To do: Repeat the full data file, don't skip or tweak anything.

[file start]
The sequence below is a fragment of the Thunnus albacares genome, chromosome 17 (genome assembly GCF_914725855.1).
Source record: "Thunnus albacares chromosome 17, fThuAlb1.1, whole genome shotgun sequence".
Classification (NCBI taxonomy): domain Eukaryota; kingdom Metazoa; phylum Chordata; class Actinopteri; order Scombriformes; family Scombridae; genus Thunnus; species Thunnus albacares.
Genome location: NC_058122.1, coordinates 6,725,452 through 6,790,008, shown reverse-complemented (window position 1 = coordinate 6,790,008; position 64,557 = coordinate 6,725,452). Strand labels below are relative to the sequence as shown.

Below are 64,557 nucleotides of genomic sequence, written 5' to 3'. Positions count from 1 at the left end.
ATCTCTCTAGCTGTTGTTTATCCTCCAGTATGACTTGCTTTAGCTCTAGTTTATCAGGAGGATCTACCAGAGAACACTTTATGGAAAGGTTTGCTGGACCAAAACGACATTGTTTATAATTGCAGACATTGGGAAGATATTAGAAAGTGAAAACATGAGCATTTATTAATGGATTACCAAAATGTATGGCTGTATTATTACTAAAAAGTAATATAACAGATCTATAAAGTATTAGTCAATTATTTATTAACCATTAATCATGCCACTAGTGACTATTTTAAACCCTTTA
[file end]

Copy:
The sequence below is a fragment of the Thunnus albacares genome, chromosome 17 (genome assembly GCF_914725855.1).
Source record: "Thunnus albacares chromosome 17, fThuAlb1.1, whole genome shotgun sequence".
Classification (NCBI taxonomy): domain Eukaryota; kingdom Metazoa; phylum Chordata; class Actinopteri; order Scombriformes; family Scombridae; genus Thunnus; species Thunnus albacares.
Genome location: NC_058122.1, coordinates 6,725,452 through 6,790,008, shown reverse-complemented (window position 1 = coordinate 6,790,008; position 64,557 = coordinate 6,725,452). Strand labels below are relative to the sequence as shown.

Below are 64,557 nucleotides of genomic sequence, written 5' to 3'. Positions count from 1 at the left end.
ATCTCTCTAGCTGTTGTTTATCCTCCAGTATGACTTGCTTTAGCTCTAGTTTATCAGGAGGATCTACCAGAGAACACTTTATGGAAAGGTTTGCTGGACCAAAACGACATTGTTTATAATTGCAGACATTGGGAAGATATTAGAAAGTGAAAACATGAGCATTTATTAATGGATTACCAAAATGTATGGCTGTATTATTACTAAAAAGTAATATAACAGATCTATAAAGTATTAGTCAATTATTTATTAACCATTAATCATGCCACTAGTGACTATTTTAAACCCTTTA